Brazilian Football club Chapecoense have been in the headlines all over the world in recent days. On their way to Colombia to take on Atletico Nacional in the Copa Suderamericana final, their plane crashed into mountains not too far away from Medellin. Fatally killing seventy one people including nineteen players and staff. Only six of the seventy seven people that were on board the plane survived the crash. It was 10:15pm 28th November when the plane crashed and the whole world has mourned the news since and will continue to do so, with the football community rallying together.

Almost every match played over the weekend especially in the Premier League held a minute silence for those lost. With more tributes to be given in this week's Champions League and Europa League fixtures.

Fitting tribute

Atletico Nacional were due to play Chapecoense in the first leg of the final and the Colombian club requested for the club to be awarded to their Brazilian opponents. Nacional have since been awarded a Fair Play award for their "spirit of peace, understanding and fair play" and will be given £787,000 reward money for participation in the cup. With Chapecoense receiving £1.57m in prize money for subsequently winning the competition. It is moments like this that emphasise that football is more than a sport and that during times of sorrow, the community will rally together to console and help those who were left behind as Chapecoense try to rebuild their team.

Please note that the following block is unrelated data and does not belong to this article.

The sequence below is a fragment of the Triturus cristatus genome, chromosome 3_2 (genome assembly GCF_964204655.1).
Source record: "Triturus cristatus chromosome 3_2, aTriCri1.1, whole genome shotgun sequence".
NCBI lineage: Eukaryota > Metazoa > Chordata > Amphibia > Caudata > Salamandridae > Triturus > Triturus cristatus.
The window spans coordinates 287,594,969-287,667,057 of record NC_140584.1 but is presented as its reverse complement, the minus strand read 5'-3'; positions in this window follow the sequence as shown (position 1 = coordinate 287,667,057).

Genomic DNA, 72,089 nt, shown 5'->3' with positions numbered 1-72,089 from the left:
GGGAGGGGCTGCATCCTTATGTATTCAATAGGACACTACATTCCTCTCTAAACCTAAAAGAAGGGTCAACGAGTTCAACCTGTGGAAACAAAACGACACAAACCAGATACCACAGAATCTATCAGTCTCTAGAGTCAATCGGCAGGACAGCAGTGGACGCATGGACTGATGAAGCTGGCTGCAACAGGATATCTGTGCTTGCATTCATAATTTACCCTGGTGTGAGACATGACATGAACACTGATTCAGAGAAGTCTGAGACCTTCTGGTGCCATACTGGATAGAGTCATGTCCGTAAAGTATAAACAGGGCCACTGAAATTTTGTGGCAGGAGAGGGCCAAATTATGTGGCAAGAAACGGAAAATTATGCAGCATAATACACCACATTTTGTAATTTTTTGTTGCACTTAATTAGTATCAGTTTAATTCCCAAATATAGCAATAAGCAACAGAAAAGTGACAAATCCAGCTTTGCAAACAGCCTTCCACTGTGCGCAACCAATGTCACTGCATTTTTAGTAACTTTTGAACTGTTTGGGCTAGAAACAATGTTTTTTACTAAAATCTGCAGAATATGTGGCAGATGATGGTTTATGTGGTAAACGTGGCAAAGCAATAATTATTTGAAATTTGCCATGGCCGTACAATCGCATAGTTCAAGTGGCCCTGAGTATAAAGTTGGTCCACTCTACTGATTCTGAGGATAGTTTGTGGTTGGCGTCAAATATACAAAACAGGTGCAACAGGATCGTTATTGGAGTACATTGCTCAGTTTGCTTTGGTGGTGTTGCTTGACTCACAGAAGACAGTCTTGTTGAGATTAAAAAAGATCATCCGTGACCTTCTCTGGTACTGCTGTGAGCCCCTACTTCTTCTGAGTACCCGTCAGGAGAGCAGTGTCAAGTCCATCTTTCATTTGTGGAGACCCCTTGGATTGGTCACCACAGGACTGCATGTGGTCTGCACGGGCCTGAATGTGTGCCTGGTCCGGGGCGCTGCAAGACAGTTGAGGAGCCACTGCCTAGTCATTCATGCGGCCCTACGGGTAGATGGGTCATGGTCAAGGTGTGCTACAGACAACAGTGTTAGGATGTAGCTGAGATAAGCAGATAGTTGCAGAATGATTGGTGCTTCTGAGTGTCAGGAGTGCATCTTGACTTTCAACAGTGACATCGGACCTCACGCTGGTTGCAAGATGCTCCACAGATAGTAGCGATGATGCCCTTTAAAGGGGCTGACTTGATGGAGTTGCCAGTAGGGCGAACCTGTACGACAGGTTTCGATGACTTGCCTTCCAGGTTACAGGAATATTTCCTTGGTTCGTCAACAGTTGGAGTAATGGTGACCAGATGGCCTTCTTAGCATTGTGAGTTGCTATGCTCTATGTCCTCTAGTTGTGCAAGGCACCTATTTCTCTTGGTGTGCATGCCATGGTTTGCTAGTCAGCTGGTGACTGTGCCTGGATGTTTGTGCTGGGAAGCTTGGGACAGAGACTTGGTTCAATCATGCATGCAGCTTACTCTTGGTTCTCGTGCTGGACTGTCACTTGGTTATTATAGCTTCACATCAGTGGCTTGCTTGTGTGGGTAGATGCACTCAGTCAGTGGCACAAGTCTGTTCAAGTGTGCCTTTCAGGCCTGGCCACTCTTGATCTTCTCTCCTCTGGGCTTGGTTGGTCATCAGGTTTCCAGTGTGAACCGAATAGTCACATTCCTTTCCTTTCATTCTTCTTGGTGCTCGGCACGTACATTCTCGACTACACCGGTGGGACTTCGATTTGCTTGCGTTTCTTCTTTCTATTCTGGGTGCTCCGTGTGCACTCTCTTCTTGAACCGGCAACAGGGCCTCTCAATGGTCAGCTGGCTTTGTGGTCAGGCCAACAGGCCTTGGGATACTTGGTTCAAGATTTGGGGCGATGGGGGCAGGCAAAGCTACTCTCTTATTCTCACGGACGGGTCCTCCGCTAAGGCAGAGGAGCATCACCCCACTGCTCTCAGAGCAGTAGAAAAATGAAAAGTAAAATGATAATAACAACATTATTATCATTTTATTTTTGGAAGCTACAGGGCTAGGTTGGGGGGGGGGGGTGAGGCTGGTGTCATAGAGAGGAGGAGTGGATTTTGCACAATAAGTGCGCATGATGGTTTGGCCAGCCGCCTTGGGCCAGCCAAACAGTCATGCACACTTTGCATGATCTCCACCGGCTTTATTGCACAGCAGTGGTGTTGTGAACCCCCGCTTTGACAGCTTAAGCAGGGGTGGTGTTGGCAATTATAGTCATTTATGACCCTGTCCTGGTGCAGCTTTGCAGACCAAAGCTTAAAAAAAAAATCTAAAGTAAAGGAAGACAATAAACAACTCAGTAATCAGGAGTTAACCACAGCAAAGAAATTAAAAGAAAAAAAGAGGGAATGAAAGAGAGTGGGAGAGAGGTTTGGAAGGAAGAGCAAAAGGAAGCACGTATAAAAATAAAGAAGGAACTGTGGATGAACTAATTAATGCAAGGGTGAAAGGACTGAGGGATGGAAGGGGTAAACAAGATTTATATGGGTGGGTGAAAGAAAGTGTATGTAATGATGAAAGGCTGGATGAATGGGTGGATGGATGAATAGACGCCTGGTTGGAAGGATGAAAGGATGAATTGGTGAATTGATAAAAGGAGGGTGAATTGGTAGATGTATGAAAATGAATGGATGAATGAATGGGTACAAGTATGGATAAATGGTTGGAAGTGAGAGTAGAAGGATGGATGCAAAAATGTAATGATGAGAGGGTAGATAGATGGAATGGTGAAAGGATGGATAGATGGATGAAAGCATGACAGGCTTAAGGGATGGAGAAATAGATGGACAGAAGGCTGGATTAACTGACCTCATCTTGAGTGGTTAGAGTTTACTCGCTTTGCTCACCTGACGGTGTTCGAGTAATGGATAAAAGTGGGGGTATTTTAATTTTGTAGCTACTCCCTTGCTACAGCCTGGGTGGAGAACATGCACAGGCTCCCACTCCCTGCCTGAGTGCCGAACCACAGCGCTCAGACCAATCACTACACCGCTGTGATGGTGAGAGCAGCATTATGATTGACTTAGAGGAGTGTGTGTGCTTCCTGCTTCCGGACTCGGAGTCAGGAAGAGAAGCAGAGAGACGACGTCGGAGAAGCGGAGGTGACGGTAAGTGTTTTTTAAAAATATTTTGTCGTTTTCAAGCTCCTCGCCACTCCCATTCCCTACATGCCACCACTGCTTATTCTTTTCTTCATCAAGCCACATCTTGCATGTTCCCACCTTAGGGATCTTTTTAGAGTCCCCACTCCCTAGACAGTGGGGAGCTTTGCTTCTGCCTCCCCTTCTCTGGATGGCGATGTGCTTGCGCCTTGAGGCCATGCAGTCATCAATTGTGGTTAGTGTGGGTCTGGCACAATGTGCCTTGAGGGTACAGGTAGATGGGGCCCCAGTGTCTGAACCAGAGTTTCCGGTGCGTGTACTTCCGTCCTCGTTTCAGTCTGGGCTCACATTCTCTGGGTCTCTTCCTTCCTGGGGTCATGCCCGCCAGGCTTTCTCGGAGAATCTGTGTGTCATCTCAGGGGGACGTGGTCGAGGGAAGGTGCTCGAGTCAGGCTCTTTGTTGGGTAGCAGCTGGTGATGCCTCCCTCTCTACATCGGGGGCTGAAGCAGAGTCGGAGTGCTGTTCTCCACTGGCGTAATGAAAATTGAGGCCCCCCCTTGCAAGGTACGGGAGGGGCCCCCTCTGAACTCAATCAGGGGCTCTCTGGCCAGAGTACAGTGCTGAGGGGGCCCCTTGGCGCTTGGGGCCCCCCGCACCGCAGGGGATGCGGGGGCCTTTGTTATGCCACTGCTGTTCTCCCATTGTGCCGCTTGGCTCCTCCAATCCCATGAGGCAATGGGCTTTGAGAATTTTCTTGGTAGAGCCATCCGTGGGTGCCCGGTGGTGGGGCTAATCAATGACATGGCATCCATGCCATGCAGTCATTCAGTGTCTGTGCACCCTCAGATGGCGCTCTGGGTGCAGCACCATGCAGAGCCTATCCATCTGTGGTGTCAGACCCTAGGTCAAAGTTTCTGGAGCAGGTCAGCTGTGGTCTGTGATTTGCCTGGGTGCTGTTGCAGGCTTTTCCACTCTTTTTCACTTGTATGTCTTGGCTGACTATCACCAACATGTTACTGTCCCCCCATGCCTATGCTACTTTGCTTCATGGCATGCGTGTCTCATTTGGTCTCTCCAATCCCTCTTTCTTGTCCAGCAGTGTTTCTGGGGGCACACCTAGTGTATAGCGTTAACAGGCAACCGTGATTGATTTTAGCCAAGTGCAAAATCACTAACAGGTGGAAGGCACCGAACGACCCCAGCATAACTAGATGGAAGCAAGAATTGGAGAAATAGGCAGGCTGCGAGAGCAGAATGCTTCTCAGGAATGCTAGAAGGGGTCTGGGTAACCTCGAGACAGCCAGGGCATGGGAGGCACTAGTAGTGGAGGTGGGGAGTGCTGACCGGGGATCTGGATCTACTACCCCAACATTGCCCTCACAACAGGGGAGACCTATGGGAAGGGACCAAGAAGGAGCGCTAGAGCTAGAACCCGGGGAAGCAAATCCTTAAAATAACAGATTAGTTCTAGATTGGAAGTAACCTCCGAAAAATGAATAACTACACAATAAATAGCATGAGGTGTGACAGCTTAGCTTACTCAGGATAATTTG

Only three players survived the crash Alan Ruschel, Helio Neto and Jackson Follman. Several Brazilian clubs have offered the club players for free so they can continue to compete, similar to when Bill Shankley offered Manchester United some of his Liverpool players following the Munich disaster. A haunting example that this is not the first time that football has seen a disaster of this magnitude.

What happened

Investigations have begun to look into why exactly the BAE146 Bolivia charter flight crashed with the pilot's last words before losing contact "complete electrical failure, without fuel". It was obvious from all on board the flight that something was wrong, the actual cause of the failure is yet to be determined but it is becoming increasingly clear that the plane ran out of fuel. Investigations into the disaster will take place over the next couple of weeks and hopefully more light will be shed into how the disaster was caused and perhaps how it should have been prevented.